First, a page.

ITHACA, NY – Shifts in demographics may not look like much on paper, but they can tell a story of how a community is evolving, the problems it’s facing, and if the solutions to those problems are working.
The American Census Bureau just released the data from its 2015 American Comunity Survey (ACS). The ACS is a yearly survey of trends in population, demographics and housing, a smaller-scale version of the official census, which is done every 10 years.
Here are a few of the noteworthy demographic shifts in the 2015 ACS. Note that since the ACS uses a smaller sample size, the margin of error is larger than with the standard census.
1 – Overall, diversity is increasing, but the Black population is dropping
2010 census data shows that 82.6 percent of the Tompkins population identified as White. The 2015 ACS estimate puts that number down to 80.2 percent.
Most of this increase seems to come from a growth in the Asian population (from 8.6 percent to 10.8 percent). Meanwhile, however, the population that identifies as Black or African-American has dropped from 4.8 percent to 2.8 percent.
The population of those identifying as Hispanic or Latino saw only a slight uptick, from 4.2 percent to 4.9.
2 – The housing crisis, exemplified
Estimates show that Tompkins County’s population has grown by about 3,500 individuals from 2010 to 2015.
The total number of housing units in the county has grown by only about 600 units however, which means for every six new people in the county, we’ve only built one housing unit.
In addition, the number of family homes dropped by about 500, which may indicate that more housing is being directed at or repurposed for the student market.
3 – Income is up, but not for those who most need it
On the economic front, the county is faring reasonably well. Unemployment is down slightly, keeping with the national average. The educated population has grown — the percentage of population with at least a bachelor’s degree grew by about five percent.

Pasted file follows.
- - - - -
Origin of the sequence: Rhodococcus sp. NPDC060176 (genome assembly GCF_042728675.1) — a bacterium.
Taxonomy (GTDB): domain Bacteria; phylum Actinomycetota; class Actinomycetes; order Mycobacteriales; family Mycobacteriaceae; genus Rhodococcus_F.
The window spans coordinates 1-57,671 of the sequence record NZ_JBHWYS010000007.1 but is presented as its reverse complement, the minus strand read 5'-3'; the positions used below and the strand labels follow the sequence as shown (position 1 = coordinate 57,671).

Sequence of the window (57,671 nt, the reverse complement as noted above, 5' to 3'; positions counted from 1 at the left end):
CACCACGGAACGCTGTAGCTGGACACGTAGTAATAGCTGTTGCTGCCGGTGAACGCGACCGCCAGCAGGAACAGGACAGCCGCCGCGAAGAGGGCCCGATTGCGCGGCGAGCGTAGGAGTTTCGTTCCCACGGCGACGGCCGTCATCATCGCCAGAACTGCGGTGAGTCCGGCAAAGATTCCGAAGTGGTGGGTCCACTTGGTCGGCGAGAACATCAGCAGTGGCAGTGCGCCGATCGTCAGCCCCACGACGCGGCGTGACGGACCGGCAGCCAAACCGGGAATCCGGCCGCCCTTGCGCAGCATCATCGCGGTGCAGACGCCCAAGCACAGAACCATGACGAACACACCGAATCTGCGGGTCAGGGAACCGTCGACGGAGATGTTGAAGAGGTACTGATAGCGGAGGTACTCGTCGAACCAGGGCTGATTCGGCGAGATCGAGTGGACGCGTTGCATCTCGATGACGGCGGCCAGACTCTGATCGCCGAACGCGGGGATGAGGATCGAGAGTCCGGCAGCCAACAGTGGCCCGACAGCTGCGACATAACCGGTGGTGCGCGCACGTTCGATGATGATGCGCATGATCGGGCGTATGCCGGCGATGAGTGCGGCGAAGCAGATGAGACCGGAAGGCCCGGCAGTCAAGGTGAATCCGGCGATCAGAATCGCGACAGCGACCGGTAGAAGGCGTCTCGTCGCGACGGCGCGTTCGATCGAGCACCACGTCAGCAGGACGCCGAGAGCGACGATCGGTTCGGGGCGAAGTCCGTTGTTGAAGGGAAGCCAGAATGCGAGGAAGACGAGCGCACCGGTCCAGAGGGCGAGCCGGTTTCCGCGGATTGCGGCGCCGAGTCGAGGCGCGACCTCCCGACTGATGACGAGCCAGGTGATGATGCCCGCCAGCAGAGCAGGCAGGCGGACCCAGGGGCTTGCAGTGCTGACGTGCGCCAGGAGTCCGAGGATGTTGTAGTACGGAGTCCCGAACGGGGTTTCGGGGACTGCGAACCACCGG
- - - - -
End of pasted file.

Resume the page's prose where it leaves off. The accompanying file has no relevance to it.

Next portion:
Average household income is up almost $10,000, with the highest income brackets seeing the largest growth: people earning more than $100,000 a year grew by roughly six percent.
However, those on the other end of the economic spectrum haven’t seen much in the way of improvement. Overall, the population living at poverty level has grown by around two percent. This number is slightly difficult to draw any conclusions from, however, as students with no income tend to skew the number somewhat.
Families living at poverty level went up from 6.5 percent to 8.2 percent. For families with children, those numbers shoot way up: from 10.2 percent to 17 percent for families with any children, and from 13.2 percent to 22.9 percent for families with a child under 5 years old.
Most of that shift seems to come from single-mother households. For married families, including those with children, the amount living in poverty went down by two or three percent. For single-mother households, however, 40 percent of those with children live in poverty, up from 29.2 percent in 2010.
Brian Crandall contributed reporting.